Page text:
For the vast majority of British people, the notion that this country is the global capital of what we might term the international “billionaire community” is a startling one. Most of the UK, even most of London, where the majority of the super-rich are based, are unaware of the existence of such vast wealth co-habiting with the average family.
For most of us, living standards struggle to return to pre-recession levels; public services are more stressed than they have been in decades; much of our energy supply and transport infrastructures are approaching breakdown. Looking through the keyhole at the United Kingdom, so to speak, we might well wonder: who’d want to live in a place like this?
And yet the super-rich obviously do; 104 human beings who are worth more than a thousand million pounds each like it here, for at least part of the time (they are also, naturally, liable to have multiple homes from New York to Hong Kong). These leviathans of wealth make our overpaid corporate bosses look like paupers.
The reasons the super-rich are attracted to the UK are not hard to discern – prominent among them our almost uniquely generous tax treatment of non-domiciled individuals. For those arriving from emerging economies where the traditions of democracy and the rule of law are not yet fully rooted, Britain’s political and (relative) economic stability are also obviously prized. Plus they like London itself, with different nationalities gravitating towards certain already affluent districts.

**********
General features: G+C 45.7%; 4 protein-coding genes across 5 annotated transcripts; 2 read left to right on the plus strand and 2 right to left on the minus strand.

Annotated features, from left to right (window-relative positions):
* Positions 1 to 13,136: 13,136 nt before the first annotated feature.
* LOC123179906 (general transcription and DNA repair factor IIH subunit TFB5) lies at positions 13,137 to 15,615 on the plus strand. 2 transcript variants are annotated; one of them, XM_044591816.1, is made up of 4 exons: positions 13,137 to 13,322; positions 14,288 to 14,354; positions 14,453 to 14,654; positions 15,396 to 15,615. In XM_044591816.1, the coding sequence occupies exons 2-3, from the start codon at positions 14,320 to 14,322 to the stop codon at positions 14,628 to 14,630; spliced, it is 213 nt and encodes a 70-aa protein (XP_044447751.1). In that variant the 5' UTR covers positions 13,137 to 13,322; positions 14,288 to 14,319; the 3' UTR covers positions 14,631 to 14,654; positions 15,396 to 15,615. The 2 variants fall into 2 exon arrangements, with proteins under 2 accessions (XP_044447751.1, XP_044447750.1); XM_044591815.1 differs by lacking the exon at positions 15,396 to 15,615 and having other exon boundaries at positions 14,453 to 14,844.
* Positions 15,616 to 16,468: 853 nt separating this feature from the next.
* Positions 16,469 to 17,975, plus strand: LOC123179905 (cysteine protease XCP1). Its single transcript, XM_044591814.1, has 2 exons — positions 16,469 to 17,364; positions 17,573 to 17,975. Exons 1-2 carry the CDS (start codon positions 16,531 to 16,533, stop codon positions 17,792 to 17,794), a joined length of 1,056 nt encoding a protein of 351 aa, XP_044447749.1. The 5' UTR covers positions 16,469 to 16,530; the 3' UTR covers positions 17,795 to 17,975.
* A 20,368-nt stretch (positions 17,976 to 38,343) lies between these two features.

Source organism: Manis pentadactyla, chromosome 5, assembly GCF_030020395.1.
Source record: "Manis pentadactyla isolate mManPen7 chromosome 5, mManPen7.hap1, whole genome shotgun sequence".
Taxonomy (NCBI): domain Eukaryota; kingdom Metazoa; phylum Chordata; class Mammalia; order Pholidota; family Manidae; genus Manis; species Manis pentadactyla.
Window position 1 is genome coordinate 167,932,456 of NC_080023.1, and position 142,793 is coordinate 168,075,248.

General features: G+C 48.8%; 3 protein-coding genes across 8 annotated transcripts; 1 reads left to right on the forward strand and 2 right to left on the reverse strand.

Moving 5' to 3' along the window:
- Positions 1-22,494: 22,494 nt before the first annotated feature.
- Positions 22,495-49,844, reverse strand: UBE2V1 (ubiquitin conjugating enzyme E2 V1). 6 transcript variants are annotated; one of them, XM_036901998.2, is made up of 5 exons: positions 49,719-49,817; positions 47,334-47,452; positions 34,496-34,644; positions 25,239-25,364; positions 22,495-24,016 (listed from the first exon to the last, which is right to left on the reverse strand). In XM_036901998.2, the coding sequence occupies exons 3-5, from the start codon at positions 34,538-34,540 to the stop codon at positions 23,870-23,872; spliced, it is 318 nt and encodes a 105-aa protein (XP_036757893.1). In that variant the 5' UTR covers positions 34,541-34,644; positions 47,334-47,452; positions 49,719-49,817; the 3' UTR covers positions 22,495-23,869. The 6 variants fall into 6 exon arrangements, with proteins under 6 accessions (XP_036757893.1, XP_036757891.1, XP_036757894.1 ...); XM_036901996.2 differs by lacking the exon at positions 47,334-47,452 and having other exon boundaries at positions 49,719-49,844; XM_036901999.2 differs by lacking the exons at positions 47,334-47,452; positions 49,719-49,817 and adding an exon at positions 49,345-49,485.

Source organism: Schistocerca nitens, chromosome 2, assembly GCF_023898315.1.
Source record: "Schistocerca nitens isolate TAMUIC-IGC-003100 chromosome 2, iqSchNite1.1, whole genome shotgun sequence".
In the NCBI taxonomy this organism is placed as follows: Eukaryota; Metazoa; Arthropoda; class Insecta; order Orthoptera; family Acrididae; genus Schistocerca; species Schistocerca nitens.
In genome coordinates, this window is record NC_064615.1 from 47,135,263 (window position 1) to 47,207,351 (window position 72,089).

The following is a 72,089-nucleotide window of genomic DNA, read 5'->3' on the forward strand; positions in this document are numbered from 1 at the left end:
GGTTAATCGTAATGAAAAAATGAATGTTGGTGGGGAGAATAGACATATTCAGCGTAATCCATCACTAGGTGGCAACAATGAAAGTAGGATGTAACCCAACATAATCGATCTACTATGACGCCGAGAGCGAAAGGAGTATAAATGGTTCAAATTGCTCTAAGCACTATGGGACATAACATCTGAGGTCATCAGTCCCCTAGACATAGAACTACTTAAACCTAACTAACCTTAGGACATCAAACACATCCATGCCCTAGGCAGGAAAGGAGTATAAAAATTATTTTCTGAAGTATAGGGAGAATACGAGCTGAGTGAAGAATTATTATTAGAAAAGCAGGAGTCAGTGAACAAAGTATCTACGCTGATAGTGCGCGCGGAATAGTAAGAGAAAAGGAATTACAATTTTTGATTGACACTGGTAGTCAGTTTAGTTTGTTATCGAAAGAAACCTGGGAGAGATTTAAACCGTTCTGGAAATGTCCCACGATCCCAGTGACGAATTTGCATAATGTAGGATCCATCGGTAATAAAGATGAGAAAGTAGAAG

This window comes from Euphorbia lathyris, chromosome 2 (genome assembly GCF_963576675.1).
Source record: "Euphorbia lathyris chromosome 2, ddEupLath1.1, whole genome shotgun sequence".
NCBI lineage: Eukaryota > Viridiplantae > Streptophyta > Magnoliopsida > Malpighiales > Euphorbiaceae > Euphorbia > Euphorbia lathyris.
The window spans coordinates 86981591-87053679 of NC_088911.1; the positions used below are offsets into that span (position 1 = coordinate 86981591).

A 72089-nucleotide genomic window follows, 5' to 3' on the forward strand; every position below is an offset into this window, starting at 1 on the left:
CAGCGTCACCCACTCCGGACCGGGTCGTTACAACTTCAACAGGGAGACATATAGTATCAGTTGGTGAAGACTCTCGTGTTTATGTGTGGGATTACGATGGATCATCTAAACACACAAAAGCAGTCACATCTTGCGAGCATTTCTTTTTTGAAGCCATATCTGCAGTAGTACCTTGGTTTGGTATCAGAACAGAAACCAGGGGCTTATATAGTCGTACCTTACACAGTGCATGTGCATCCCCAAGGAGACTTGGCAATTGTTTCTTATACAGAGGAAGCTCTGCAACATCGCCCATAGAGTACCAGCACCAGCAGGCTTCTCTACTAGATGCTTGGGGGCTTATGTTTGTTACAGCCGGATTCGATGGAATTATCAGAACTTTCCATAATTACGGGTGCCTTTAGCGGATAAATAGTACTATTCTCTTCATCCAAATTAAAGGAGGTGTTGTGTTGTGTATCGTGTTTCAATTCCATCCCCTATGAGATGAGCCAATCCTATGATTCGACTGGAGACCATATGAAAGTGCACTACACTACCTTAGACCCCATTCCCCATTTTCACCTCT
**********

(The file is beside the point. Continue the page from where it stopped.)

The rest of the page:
That billionaires might live in a mansion or penthouse flat only a short limo ride from some of the most deprived districts in Britain is not something they can do very much about. Besides, every great world city has its homelessness and poverty. Statistically, the presence of so much wealth in the same small geographic area as so much deprivation does increase the scale of inequality; but it would be a grave error to think that poverty would be relieved by the forced expulsion or heavier taxation of globally mobile billionaires. They may be a tempting target for a tax attack, and a morally compelling one, but they are swift to flee if they sense danger to their assets.
Some of the super-rich invest in football clubs, in media companies (including the owners of this newspaper) and other concerns.
They employ people, have driven a remarkable construction boom in the capital, and make work for lawyers, accountants, bankers and, of course, tax professionals. The single biggest problem the arrival of the billionaires has exacerbated is the shortage of affordable housing for families, particularly in and around London. Here is the trickledown effect in reverse; a general outbidding of the local population. The inflation of house prices reverberates across much of the rest of southern England and the wider country.
We could do nothing about this: housing in London has always been comparatively costly, and we have been through booms before. This one may burn itself out. No doubt if emerging markets stumble, then the billionaires would find even their finances stretched and the capital’s property bubble would duly burst, which should ease the pressure, albeit with a great deal of disruption.
Yet this is hardly an ideal solution, if it even qualifies for that title. Housing policy, especially in London, defined as supplying sufficient accommodation for those who need it, is perhaps the greatest long-term social failure in Britain. The arrival of the billionaires and the absurd prices they pay for a pad merely draws attention to the mess, and provides scapegoats. Finding a solution has so far eluded the Mayor of London, the Bank of England, the Treasury and other interested parties. Maybe they should ask one of those clever entrepreneurial billionaires for some ideas.